· The percentage of patients alive at two years in the Optune together with temozolomide arm was 43 percent compared to 30 percent in the temozolomide alone arm, a 43% increase in the chance of living two years.
· The percentage of patients alive at four years in the Optune together with temozolomide arm was 17 percent compared to 10 percent in the temozolomide alone arm, a 70% increase in the chance of living four years.
· Consistent with the interim analysis, the OS and PFS benefit of Optune together with temozolomide compared to temozolomide alone was seen across all patient subgroups tracked in the EF-14 trial, including patient age, performance status and tumor genetics.
· The safety profile in the long-term analysis was consistent with the interim analysis of the EF-14 trial.
“The long-term analysis further supports our data showing that Optune together with temozolomide is a better treatment option for newly diagnosed GBM patients compared to temozolomide alone,” said Asaf Danziger, Novocure’s CEO. “We believe these results will give health care providers further confidence in our therapy and transform the standard of care in newly diagnosed GBM. Our priority is to improve the lives of GBM patients, and we believe these results will help us to accomplish our mission.”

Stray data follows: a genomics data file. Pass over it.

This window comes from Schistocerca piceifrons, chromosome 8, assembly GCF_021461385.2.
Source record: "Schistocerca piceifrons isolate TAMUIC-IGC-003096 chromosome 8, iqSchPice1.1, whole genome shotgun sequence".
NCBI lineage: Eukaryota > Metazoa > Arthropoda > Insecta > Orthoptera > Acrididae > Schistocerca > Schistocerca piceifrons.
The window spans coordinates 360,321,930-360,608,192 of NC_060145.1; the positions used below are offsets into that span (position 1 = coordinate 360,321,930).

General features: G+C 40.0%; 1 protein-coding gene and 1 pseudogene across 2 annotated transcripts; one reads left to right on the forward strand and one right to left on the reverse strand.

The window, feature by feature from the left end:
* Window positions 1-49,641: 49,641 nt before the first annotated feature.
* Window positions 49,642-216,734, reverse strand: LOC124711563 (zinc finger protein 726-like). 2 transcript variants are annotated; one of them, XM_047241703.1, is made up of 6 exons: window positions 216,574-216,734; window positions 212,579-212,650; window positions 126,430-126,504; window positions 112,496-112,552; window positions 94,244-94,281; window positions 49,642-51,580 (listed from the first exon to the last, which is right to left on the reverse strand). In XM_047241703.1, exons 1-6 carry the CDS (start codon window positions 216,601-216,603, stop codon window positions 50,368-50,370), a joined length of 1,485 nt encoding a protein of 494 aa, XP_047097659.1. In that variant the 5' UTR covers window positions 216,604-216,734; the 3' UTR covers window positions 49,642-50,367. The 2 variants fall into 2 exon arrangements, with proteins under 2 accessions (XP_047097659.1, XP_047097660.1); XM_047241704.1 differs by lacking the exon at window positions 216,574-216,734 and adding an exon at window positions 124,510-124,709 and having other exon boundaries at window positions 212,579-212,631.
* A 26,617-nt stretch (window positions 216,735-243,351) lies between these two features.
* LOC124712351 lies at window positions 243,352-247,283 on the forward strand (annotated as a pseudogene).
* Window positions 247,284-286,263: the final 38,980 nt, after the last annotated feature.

A few answers to questions we’ve been getting-How long does Tom wear the Optune device?
we’re currently approved for 6 months and then they will reevaluate
What’s next? another MRI and meeting with Dr. Jerry middle of next week.
And a cartoon:
I want to thank Jessie for the pictures from today. I have never wanted a race to end so bad….
Battled with this old guy on the last two laps. He really wanted to beat me, I wanted to win too but honestly I did not care at the finish. I was just glad it was over and I did not quit and I did not throw upI At least now I will be mentally prepared for next week for what I consider the hardest race (that I do) of the year. Barton in brutal.